form and foliage

Year round garden interest with minimal care

Hooray for the Red, White and Blue!

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Acer tataricum Hot Wings (‘GarAnn’) lights up the garden with explosions of red!

Today the Internet teems with photos of red, white and blue flowers, and there are many lovely combinations. We find Old Glory’s colors in the foliage garden, too. Reds abound in seed pods and new leaves.

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New leaves on Fagus sylvatica ‘Purpurea Pendula’ are bright red.

The weeping purple beech above is getting in on the act with a few late new leaves, which are red as can be and belie its otherwise dignified appearance.

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Gunnera prorepens has firecracker flowers and a martial-sounding name.

We admit that the red from Gunnera prorepens is from its flowers, not its leaves, but we use it for its chocolatey leaves and consider the flowers a bonus.

pampas grass

Cortadera selloana ‘Silver Comet’ has white stripes down its long leaves and is sterile, so not invasive.

White is easy to find, too! The pampas grass in the photo above lights up the garden with its largely white foliage.

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Sorbaria sorbifolia buds and blossoms

False spirea (Sorbaria sorbifolia), an Asian member of the Rose family, graces the foliage garden with lovely new foliage, decent fall color, and a riotous display of crackling white flowers in mid-summer.

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White can be subtle, too, as in this Zelkova serrata ‘Green Mansions’

Blues abound, especially in succulents and conifers.

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Agave ‘Blue Glow’ up close – it even has red edges!

Picea pungens 'Lucretia'

Colorado blue spruce is blue blue blue!

Picea pungens (Colorado blue spruce) has so many cultivars that it is hard to keep track. ‘Lucretia’, pictured above, is one of the smaller, slower-growing introductions that is easy to keep to a manageable size.

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Blue weeping Atlantic cedar (Cedrus atlantica ‘Glauca Pendula’

Lots of blue cedars, too.

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Pinus maximartinezii, the bluest of the pines.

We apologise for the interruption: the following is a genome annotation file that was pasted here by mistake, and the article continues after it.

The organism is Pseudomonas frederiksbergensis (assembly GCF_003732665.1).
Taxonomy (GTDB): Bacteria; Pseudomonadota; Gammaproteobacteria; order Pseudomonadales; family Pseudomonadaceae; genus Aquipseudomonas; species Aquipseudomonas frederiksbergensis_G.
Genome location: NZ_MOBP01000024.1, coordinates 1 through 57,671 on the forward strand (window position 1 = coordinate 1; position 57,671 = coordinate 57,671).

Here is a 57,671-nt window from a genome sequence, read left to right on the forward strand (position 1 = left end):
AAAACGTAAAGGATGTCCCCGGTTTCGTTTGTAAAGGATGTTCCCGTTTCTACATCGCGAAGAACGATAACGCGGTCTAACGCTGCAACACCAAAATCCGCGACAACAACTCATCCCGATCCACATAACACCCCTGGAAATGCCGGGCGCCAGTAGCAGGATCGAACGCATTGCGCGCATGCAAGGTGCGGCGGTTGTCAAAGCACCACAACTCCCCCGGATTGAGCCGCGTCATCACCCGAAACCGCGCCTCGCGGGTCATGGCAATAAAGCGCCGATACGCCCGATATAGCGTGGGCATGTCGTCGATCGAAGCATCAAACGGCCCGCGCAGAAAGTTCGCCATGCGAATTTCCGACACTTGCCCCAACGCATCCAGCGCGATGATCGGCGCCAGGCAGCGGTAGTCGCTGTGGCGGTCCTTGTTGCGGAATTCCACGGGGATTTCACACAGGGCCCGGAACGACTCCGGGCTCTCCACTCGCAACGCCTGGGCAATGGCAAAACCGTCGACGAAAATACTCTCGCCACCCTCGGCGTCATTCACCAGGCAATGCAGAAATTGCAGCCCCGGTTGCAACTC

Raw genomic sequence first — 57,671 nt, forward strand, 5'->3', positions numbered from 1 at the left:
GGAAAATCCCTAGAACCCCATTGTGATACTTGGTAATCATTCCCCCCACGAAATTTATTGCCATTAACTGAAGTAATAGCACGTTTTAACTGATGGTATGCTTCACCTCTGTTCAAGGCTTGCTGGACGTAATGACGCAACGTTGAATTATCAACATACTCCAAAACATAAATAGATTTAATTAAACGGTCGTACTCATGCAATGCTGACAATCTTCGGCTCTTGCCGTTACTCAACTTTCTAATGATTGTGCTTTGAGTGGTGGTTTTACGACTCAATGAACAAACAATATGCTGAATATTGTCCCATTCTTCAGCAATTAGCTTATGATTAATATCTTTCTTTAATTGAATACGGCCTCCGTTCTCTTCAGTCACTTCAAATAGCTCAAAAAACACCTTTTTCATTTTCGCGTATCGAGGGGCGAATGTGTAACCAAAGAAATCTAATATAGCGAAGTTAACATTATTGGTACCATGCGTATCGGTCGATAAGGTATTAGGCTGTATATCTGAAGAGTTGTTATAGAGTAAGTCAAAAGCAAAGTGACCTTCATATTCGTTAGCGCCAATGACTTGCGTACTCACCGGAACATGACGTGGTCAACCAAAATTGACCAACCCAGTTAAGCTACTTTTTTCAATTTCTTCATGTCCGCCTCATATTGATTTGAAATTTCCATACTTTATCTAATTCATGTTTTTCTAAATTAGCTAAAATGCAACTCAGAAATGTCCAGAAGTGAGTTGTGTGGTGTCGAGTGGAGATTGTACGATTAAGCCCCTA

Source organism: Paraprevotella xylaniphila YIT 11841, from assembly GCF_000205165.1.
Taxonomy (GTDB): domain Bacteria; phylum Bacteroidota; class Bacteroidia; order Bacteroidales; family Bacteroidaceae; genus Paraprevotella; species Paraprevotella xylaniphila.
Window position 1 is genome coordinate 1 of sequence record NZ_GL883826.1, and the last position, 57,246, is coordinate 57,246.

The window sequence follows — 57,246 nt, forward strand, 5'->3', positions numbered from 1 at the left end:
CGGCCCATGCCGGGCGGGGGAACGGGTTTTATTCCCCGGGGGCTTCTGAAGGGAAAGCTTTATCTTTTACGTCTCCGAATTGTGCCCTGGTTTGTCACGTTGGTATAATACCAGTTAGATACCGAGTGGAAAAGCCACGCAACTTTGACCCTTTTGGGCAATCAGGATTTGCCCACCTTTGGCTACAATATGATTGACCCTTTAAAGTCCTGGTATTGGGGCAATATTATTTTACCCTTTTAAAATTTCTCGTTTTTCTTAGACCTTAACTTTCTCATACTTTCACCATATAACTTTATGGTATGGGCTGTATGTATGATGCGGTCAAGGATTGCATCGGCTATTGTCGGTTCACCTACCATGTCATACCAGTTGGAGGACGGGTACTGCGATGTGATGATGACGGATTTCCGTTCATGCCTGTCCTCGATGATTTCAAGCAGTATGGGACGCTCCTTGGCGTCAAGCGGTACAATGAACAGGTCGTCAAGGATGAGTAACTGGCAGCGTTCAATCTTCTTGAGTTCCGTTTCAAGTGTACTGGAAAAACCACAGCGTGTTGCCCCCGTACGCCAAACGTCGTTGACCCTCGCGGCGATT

There’s even a blue pine. It’s from Mexico, but happy to take part in the July 4th festivities.

We even found some firecrackers in the garden!

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Aloe flowers look like firecrackers about to explode

You can almost hear this one sizzle:

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Most aloes have orange flowers borne well above their leaves

And then, after the fireworks are over, the smoke drifts through the air…

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Artemisia versicolor ‘Sea Foam’ has a smoky look to it

 

Happy 4th of July to all!

 

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7 thoughts on “Hooray for the Red, White and Blue!

  1. All soo beautiful Sara!

    I still would love to find that Acer Hot Wings!!

    Off to Iowa Wednesday ….home on the 19th. Lexi is going riding with her great uncle and is all excited!! Jayden will shooting the BB gun… equally excited!

    We must get together when I get back😘 Judy

    Sent from my iPhone

    >

  2. Exquisite post, as always. Your Gunnera prorepens is new to me and it’s gorgeous. You also showed two of my all time favorites… Artemesia versicolor ‘Sea Foam’ for it’s magnificent texture that looks amazing placed next to moss rock boulders and the Agave ‘Blue Glow’ that is simply beautiful! Happy 4th!

  3. Thanks Sheila! Happy 4th to you, too! We saw the Gunnera in Mendocino – it does like its water. Isn’t it funny that a genus that has those enormous plants (Gunnera manicata) also has this little charmer?

    • I kind of triple checked your comment that it was a Gunnera because it didn’t play well with my vision of a Gunnera. How cool are those leaves and flowers? I’m definitely charmed and I will enjoy it from your eyes and property … Denver would not be a match made in heaven!

  4. what fun!! Nat Boonin 7442 Spring Village Drive, Apt 106 Springfield VA 22150

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